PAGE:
Collaborative learning and cooperative learning are often confused, but they are two distinct learning types. Here’s what they have in common and what makes them different!
Whether the learning is collaborative or cooperative, it is all about achieving a common goal through the participation of all group members.
However, their pedagogical objective and modalities are not the same. The pedagogical aim of cooperative learning is to have everyone learn a planned, structured and imposed content while improving their collaborative skills.
Collaborative learning, on the other hand, aims to help the learner achieve a common shared goal and personal objectives, as well as to allow the learner to learn “in his or her own way,”; all this while exploring, discovering or developing a content or a structure.
Thus, cooperation relies on the distribution of tasks and responsibilities among group members, whereas in collaboration, each member is responsible for carrying out their task in their own way – a task that, although accomplished differently, is essentially the same for everyone, unlike the tasks distributed in a cooperative approach.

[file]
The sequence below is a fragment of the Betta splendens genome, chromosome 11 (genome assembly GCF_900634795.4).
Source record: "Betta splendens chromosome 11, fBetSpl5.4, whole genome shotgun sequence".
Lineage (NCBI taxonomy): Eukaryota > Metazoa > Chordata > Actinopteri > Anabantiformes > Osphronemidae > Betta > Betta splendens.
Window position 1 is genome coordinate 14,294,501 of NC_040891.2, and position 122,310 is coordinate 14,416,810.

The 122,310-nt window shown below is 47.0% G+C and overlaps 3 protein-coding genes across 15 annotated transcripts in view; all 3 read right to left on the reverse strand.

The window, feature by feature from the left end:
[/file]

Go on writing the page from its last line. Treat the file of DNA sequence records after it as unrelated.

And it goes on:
Collaborative learning, more flexible and well-suited to adults, requires more autonomy and control on the part of the learner, who makes more decisions and takes on more responsibility. In short, collaborative learning is an active approach in which everyone works to build their knowledge, and one of the collateral benefits is that it helps develop strong interpersonal skills.